When I turned 40 years old, my dear friend entered my house with his luggage that had just been transported across the country, and as soon as he had set it upon the floor he dove into it to check into the possibility he feared most. A sigh of relief and a slight chuckle of satisfaction came out of him as he handed me the bubble-wrapped packaging. Within were revealed four bottles of fine Scotch and Irish whiskeys, each aged exactly 10 years. The card associated with the quartet explained: “Think of turning 40 as turning 10 four times.” I’m quite keen on this philosophy. It’s especially useful as my daughter is exactly as old as the contents of these bottles.
Ever since she passed into the age of double digits, I’ve been trying to compile the meaning of this and a way to summarize and synthesize this person we call Grace. When Anna turned 10, I was able to fairly quickly and concisely make sense of it. But Grace, although I have kept compiling pieces, defies my quick categorizations. Instead, it’s easier to assemble a list of attributes.
Right now, Grace is outside playing on the swing set, a typical behavior for a 10-year-old. Except, there’s a foot of ice-crusted snow on the ground, and as she swings she deliberately kicks her feet into the trench she’s carving out of her way.
Grace asks important questions, such as, “Who’s your favorite Jedi knight?” And she makes important revelations, like, “My favorite thing that humans have done is make music.”
Grace has decided that she’d like a horse. This isn’t the fantasy of having a sparkly pony and pink boots. Grace wants a real horse, whose stalls she can muck and trough she can fill. She knows this because, in fact, she works weekly on the farm doing just this. She’s disappointed to the core when she doesn’t get a chance to get to the farm to work. She loves to ride, but isn’t disappointed if that’s not in the day’s itinerary. She’s pleased when her boots are caked with mud.
This summer when she and I were waiting for the right time to leave to take her to a week of Girl Scout camp (featuring horse riding), I wondered out loud what we should do to pass the anxious 15 minutes of time before our carpool arrived, especially since Karyn had already left with Anna to take her to her own respective camp. I imagined that Grace would want some time with her cat or a moment at the piano, or maybe just some peace to herself in her room. She paused a moment, but then plainly resolved on another idea for her last few minutes at home: “Can we play catch?” We grabbed our baseball mitts and went to the backyard. (There’s a whole other essay to write on the love and nostalgia I have for playing catch with a ball and mitt.)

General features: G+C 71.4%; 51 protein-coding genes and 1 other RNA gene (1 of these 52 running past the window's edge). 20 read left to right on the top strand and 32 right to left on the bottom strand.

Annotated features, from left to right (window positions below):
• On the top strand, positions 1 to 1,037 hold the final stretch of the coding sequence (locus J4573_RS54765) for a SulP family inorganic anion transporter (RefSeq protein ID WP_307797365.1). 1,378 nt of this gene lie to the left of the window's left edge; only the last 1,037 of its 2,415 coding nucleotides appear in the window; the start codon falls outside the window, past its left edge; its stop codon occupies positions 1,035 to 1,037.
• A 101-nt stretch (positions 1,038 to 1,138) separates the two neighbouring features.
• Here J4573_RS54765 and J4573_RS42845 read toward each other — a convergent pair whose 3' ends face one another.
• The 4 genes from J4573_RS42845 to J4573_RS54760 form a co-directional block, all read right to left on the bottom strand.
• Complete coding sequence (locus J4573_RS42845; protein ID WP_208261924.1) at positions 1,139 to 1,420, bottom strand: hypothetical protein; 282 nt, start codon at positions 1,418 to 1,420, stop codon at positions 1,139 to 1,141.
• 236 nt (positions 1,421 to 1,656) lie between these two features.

Grace was born wise. I remember looking into her eyes — or rather, I remember her looking into my eyes — lying on her side on the temporary shelf, the place where newborns get their first tests for coloration, breathing, and fingers. She stared at me and pulled me into her gaze, and she seemed to almost nod in recognition of the universe. It was clear that she’d seen it all before. She gave me the once-over, twice, not really celebrating the luck that she’d gotten me for a father, but not bemoaning the fact, either.
I suppose that the challenge with Grace is not exactly that she’s hard to know. She’ll choose a notebook or a craft project in her room over something more social. She’ll find a tree to climb or a bramble to tuck herself into. But she’s not trying to be mysterious or obscure. She’s just trying to be her, and she knows this person better than the rest of us, which simply leads to our surprise and her own lack of it. Two months ago she revealed that she had a narrative memorized to present for her school’s story telling tryouts, something we barely knew she was interested in, and something we might not have known the outcome of except for the school official who called us that afternoon to let us know that Grace would be representing her school in the district wide festival. There, she transformed from the nervous and reserved body into an animated and self-assured and real story teller — one who would be asked to go on to the university’s festival a few weeks later.
Grace loves being outside. She puts down ideas into a journal, and imagines future possibilities and synthesizes present scenarios. She loves composing music on the piano. She is her best working on a project or talking, slowly, one-on-one, especially while on a walk. That’s when it hits me. When I consider her own reserve and the contemplation and the gears turning within, I realize why Grace is hard to understand for us: she’s like her father. She doesn’t surprise us with requests for horses and revelations of story telling because they’re out of the blue, but because they’ve already been brewing within, and they’ve already been vetted and tested by the company she keeps there. I’m not sure she knew I’d tear up when she suggested we play catch, but she knew it was precisely what I needed, too.